Bagwell took over the women’s tennis team in 1991. Recruiting was difficult at first, because in those days NESCAC programs were barred from competing for NCAA championships. Once this policy changed, in the mid-1990s, Bagwell used the dream of a national championship as a talking point, and she spoke of winning the title with members of the 1998–99 team even before they committed to Amherst. This was a team of destiny.
The 1997–98 season had ended in disappointment when Diamond injured her ACL in the national semifinals—the reason for her leg brace a year later. Nevertheless, when the team returned to campus in the fall, they began talking seriously about the championship, spurred on by Diamond and her senior co-captain Neely Steinberg ’99.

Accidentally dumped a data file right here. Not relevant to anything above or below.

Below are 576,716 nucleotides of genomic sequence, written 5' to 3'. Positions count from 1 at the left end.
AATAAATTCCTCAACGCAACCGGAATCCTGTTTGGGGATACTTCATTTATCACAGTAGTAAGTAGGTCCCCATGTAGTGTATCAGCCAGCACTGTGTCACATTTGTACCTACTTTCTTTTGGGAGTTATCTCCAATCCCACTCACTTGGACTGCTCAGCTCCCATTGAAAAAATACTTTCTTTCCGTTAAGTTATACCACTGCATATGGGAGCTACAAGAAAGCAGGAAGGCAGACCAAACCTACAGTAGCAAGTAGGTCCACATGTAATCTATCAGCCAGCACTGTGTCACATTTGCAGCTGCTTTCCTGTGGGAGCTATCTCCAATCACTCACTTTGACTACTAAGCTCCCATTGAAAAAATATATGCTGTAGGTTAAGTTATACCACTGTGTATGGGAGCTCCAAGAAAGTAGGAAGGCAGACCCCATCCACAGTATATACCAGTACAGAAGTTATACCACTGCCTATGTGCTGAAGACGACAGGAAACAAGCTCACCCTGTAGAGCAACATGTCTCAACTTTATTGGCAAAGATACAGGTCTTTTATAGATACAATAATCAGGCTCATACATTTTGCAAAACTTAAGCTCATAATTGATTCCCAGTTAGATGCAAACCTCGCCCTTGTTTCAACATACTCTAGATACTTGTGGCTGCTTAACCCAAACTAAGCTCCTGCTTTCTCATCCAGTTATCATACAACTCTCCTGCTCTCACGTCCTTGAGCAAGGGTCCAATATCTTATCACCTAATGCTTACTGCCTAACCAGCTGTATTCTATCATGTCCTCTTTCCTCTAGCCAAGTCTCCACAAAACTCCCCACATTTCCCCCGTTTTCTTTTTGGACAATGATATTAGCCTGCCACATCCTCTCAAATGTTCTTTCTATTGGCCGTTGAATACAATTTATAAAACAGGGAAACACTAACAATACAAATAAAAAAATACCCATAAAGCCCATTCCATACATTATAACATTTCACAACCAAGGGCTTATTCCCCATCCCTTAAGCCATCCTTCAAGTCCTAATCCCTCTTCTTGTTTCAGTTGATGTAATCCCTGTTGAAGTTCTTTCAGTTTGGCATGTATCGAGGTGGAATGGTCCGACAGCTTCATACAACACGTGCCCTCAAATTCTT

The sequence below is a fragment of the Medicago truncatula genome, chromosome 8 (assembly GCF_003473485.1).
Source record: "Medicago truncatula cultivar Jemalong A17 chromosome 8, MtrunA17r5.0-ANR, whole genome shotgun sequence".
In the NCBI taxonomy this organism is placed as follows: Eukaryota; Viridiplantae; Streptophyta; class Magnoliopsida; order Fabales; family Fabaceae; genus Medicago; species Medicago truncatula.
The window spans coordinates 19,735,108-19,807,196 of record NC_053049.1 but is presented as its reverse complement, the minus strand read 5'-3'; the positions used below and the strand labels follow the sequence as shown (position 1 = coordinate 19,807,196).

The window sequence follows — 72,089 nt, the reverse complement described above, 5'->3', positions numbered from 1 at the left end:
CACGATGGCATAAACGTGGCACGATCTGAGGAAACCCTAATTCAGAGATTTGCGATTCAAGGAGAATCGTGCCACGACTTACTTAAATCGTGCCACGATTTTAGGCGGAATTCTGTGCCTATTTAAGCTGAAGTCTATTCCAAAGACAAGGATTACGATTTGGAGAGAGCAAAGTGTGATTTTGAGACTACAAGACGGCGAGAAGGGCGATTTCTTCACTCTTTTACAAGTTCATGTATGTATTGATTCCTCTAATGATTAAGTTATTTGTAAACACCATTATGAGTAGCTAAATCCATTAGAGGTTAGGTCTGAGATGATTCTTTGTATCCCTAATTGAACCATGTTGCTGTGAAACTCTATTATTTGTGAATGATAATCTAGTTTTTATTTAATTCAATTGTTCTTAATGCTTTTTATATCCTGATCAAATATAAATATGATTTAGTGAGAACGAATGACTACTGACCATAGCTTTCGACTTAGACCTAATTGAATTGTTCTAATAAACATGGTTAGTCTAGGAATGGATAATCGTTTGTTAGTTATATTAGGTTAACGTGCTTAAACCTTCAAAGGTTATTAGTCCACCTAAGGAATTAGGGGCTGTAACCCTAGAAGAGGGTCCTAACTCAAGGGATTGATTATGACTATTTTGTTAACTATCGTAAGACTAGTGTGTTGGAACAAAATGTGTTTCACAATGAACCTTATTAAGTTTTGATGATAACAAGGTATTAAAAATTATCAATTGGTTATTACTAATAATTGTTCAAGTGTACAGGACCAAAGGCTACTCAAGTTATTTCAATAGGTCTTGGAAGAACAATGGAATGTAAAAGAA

“All season we said, ‘We’re going to win the championship—no ifs, ands or buts about it,’” says Diamond (whose name is now Pam Rock, her married name). “I would be so intense that we were going to win. And my parents were concerned, if we didn’t win, how upset we would be. But we were all so bonded, and so not only did we have a strong team physically, but it was definitely a strong mental connection.”
Steinberg and Jamie Cohen ’01 took over as the #2 and #1 players in the lineup, respectively, easing the pressure on a still-recovering Diamond. “We basically went around all season, even at parties, going into a corner and screaming, ‘Number one!,’” recalls Cohen. “We really believed that we could do it, and everyone was committed to that goal.”